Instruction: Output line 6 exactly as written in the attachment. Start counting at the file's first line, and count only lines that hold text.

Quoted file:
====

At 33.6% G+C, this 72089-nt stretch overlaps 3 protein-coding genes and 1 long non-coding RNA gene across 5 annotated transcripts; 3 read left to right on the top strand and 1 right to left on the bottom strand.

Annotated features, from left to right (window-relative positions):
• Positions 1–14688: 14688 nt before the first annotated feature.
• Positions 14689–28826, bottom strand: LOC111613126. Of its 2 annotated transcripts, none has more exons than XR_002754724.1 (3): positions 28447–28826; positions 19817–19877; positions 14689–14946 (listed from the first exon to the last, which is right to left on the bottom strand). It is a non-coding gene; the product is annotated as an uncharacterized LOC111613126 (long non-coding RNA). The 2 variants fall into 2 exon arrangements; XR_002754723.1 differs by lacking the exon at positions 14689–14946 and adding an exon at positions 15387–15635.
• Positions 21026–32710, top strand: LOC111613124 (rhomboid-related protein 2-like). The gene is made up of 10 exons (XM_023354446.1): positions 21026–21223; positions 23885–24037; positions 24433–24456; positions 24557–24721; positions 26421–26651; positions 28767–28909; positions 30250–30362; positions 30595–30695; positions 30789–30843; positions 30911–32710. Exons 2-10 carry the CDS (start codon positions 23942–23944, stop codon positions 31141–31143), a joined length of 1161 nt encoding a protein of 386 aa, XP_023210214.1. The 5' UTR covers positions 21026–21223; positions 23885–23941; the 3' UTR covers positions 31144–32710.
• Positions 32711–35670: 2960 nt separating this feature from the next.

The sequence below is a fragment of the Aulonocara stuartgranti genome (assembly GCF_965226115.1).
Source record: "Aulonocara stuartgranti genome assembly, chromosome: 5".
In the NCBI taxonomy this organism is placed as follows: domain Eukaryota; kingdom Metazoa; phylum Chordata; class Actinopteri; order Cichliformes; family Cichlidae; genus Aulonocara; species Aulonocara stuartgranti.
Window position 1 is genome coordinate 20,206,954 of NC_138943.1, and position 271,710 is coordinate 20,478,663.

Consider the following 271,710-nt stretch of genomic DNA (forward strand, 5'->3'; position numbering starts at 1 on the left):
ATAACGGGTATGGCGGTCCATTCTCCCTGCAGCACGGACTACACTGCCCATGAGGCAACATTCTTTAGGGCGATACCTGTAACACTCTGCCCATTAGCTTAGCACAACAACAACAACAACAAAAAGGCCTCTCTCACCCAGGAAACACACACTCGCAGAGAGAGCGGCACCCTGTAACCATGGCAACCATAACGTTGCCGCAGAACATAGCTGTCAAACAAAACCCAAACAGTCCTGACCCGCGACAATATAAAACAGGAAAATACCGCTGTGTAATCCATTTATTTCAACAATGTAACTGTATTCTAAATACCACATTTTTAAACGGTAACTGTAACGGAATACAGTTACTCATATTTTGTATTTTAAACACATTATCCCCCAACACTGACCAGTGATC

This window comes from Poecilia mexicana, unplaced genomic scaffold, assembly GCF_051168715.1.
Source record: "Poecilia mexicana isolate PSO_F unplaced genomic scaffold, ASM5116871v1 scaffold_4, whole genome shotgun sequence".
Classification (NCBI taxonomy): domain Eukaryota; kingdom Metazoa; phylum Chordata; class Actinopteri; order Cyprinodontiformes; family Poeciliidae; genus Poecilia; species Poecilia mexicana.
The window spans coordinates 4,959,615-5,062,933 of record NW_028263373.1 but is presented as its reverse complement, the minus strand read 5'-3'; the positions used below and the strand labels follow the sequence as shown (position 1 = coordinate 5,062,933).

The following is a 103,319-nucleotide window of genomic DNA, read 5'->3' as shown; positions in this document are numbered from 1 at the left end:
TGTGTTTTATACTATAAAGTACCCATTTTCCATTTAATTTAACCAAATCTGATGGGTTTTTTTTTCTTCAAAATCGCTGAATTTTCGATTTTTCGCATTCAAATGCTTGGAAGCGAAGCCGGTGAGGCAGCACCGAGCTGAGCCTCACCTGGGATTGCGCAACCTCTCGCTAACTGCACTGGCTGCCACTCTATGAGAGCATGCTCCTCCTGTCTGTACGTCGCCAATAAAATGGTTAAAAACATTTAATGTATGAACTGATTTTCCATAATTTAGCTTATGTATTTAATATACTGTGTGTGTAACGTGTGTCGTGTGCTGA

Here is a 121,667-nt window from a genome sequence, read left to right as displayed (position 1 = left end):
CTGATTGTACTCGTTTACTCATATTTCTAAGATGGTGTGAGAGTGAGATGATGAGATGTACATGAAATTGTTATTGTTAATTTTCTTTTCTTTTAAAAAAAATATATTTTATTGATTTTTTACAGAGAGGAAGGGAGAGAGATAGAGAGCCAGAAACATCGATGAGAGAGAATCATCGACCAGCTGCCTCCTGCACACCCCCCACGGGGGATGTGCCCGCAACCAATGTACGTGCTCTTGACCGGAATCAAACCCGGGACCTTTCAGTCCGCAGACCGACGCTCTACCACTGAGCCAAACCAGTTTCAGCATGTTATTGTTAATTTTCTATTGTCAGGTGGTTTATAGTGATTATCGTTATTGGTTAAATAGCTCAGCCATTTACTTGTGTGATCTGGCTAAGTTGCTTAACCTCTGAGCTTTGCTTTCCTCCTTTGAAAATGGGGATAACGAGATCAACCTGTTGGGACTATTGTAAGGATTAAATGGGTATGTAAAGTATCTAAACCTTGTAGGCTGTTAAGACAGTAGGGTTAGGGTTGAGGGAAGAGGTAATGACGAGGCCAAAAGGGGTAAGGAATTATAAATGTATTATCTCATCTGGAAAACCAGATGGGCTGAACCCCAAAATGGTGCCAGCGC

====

• Positions 32711–35670: 2960 nt separating this feature from the next.